Cosmicomedy: Wherever You Go There You Are

 
Lavinia Plonka

 

I recently traveled to Vancouver with my sister Liz.  As I was walking through Minneapolis St. Paul airport, I passed my old high school classmate, Mary.  Except it wasn’t really Mary.  After all, this young woman was about 18 years old, and Mary, well, Mary had surely aged along with me.

 

As  Liz  and I pedaled our rented bikes around the Vancouver seawall, we passed a couple of people walking.  “What the heck is Danielle Fox doing in Vancouver?” she exclaimed.  The woman we had passed was a doppleganger for a friend of hers from 25 years back. Except of course, she looked 30 years old.

 

Then again, maybe Mary was a time traveler, zooming from 1969 to 2012 while apparently sitting in homeroom. Did she pretend she had to go to the girls’ room and then will herself to the future?  Did she leave a placeholder Mary at her desk, studiously bent over her English homework, while the real Mary gallivanted over space and time? The other students, instead of snickering at her mousy countenance, her averted gaze,  should have been asking her what secrets she was withholding.

 

Of course, I’m time traveling as well, moving across the planet, crossing time zones. One minute I’m in Asheville, the next, I’m in Vancouver.  All I have to do is walk with a wheely around a vast building with tall windows for a couple of hours, head down a ramp, sit down in an uncomfortable seat, and voila!  New time, new place.   

 

The only problem with my time travel theory, is that Minneapolis Mary was a waitress at the Cinnabon.  Which means that it’s more likely that Mary was bi-locating in addition to time traveling.  After all, you can’t hold down a job in one time and be a high school student in another. Can you?

 

Bi-location is the inevitable result of our need to be many places at once.  While the internet and all of our gadgets have been incredibly helpful in bringing us into virtual bilocation (I can be having a Skype meeting with someone in France, while talking to someone on the phone in NYC, while secretly petting my cat in Asheville), the art of actually being in two places at once is still beyond me.  Or is it?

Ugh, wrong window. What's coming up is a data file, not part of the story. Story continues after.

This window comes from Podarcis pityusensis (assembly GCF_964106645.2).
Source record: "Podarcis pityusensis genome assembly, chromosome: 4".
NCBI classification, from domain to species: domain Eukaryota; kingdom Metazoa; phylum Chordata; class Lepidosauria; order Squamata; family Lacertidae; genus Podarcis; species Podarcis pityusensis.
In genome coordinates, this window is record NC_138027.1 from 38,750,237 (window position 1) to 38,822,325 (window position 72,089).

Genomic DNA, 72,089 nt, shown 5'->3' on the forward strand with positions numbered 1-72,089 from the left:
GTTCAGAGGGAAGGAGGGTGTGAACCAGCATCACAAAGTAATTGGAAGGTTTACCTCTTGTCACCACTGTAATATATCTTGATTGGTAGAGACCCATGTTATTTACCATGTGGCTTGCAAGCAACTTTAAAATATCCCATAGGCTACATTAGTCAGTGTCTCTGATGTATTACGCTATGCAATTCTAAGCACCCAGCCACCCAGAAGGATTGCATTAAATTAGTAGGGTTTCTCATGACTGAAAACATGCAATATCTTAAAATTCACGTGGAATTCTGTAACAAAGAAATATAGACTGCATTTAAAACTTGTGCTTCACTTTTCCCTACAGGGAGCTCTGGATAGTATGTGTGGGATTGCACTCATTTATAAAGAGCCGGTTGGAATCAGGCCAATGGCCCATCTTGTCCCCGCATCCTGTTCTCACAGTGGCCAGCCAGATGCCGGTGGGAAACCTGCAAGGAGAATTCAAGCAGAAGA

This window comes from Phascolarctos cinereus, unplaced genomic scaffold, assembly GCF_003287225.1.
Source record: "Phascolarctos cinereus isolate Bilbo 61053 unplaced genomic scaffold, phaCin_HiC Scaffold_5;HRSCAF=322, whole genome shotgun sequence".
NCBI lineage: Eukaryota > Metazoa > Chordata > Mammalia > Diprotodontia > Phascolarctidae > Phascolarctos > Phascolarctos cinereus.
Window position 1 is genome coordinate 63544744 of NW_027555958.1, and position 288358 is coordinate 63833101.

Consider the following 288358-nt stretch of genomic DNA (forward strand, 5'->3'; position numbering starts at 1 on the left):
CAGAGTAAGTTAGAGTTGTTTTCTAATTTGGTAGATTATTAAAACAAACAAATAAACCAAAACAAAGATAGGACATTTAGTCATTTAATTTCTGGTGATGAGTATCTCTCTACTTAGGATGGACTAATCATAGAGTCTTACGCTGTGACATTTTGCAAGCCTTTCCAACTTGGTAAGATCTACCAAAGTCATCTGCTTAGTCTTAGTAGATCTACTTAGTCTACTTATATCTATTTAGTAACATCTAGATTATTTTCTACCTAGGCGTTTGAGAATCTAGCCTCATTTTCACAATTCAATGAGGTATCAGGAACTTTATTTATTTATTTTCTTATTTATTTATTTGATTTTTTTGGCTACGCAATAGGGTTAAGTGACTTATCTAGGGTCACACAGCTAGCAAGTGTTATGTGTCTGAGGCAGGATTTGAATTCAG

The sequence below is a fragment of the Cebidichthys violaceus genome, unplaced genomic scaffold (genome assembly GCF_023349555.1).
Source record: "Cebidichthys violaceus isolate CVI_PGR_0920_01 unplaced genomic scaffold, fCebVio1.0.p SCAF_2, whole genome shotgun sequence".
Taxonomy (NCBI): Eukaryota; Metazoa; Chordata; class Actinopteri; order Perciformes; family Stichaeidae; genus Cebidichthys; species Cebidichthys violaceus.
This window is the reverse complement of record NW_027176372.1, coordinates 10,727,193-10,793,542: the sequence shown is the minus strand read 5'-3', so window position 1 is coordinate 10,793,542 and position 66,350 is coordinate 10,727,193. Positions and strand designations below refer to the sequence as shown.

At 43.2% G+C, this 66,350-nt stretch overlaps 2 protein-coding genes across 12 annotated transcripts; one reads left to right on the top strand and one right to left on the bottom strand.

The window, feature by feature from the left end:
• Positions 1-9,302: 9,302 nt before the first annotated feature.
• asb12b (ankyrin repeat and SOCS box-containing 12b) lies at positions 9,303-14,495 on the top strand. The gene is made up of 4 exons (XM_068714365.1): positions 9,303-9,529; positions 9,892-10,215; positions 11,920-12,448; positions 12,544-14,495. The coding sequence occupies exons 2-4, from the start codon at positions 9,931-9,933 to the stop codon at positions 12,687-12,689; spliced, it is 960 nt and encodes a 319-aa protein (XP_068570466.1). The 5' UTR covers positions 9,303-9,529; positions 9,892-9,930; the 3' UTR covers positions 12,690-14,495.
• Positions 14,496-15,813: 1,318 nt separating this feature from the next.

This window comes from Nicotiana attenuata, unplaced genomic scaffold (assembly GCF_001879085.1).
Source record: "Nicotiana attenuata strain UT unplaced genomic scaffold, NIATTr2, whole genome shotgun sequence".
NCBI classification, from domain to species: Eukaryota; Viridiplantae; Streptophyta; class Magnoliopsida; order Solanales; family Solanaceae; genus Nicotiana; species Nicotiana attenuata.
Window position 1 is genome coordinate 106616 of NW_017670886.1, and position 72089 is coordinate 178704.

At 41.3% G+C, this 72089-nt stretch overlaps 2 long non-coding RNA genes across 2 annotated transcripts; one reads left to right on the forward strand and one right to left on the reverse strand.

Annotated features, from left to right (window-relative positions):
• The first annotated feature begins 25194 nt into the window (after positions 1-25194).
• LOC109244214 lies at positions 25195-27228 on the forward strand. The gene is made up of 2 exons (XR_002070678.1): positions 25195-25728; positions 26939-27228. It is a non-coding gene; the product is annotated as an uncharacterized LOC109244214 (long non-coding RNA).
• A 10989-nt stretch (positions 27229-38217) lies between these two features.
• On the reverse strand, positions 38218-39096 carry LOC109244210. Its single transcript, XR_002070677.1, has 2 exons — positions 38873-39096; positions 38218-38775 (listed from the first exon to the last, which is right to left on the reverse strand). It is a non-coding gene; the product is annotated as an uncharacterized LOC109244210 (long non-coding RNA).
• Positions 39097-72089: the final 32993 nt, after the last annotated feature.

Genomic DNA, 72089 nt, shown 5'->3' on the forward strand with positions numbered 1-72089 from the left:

Futurists are predicting that the human being as we know it will be unrecognizable by the year 2030.  Calling this shift the Singularity, they have predicted everything from some sort of Star Trek Cyborg to beings that completely transcend the physical plane.  But what if our “quantum leap” is merely realizing our true nature?

 

When I was in my twenties, I was traveling through the midwest with a mime troupe.  One night, I had a dream.  In it, I was sweeping a stage.  An elderly woman approached me and said, “Good luck, Lavina.”  I turned to her and said, “My name is Lavinia, not Lavina.” But she was gone.
The next day we arrived in Decorah, Iowa.  As we drove through the corn to the sad downtown, I exclaimed, “Who would ever choose to live in a town like this!”

 

In the morning, we did a show for the local high school, and that night, as I was warming up for the evening concert, a girl came up to me.  “Are you Lavinia? I heard the director say your name at the show this morning.  My name is Lavina.”  I felt an odd thrill as she reached for a broom and began sweeping the stage.  She was wearing bellbottoms and clogs, a look I had loved in my teen years.  Her hair was cut in a Dutch pageboy:  bangs and a blunt cut, the same hairstyle I had had till my early 20’s.  Coincidence?  Of course, it had to be.  But I couldn’t resist.  I walked up to her.  “When’s your birthday?” I asked.  She looked up, surprised. “July 16, 1962,” she replied.  My birthday is July 15, 1952.